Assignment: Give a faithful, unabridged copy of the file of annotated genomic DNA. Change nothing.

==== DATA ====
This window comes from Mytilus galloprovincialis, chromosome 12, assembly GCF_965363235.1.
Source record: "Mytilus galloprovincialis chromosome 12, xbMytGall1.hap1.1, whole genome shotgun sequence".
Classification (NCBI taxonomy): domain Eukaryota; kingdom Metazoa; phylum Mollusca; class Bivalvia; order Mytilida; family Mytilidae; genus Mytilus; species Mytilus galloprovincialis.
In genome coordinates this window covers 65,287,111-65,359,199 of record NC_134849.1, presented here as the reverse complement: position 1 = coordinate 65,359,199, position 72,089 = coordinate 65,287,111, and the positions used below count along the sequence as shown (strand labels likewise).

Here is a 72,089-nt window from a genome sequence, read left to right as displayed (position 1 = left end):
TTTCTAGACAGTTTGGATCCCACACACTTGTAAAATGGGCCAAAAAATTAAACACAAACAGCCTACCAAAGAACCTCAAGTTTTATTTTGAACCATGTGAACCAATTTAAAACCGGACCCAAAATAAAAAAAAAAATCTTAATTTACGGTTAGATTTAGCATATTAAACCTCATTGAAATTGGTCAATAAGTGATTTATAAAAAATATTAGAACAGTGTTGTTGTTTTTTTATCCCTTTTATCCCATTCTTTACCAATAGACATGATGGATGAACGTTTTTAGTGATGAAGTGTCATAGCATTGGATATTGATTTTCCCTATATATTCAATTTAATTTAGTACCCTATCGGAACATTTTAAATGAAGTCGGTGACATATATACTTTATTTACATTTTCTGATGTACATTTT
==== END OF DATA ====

This window comes from Mytilus galloprovincialis, chromosome 12, assembly GCF_965363235.1.
Source record: "Mytilus galloprovincialis chromosome 12, xbMytGall1.hap1.1, whole genome shotgun sequence".
Classification (NCBI taxonomy): domain Eukaryota; kingdom Metazoa; phylum Mollusca; class Bivalvia; order Mytilida; family Mytilidae; genus Mytilus; species Mytilus galloprovincialis.
In genome coordinates this window covers 65,287,111-65,359,199 of record NC_134849.1, presented here as the reverse complement: position 1 = coordinate 65,359,199, position 72,089 = coordinate 65,287,111, and the positions used below count along the sequence as shown (strand labels likewise).

Here is a 72,089-nt window from a genome sequence, read left to right as displayed (position 1 = left end):
TTTCTAGACAGTTTGGATCCCACACACTTGTAAAATGGGCCAAAAAATTAAACACAAACAGCCTACCAAAGAACCTCAAGTTTTATTTTGAACCATGTGAACCAATTTAAAACCGGACCCAAAATAAAAAAAAAAATCTTAATTTACGGTTAGATTTAGCATATTAAACCTCATTGAAATTGGTCAATAAGTGATTTATAAAAAATATTAGAACAGTGTTGTTGTTTTTTTATCCCTTTTATCCCATTCTTTACCAATAGACATGATGGATGAACGTTTTTAGTGATGAAGTGTCATAGCATTGGATATTGATTTTCCCTATATATTCAATTTAATTTAGTACCCTATCGGAACATTTTAAATGAAGTCGGTGACATATATACTTTATTTACATTTTCTGATGTACATTTT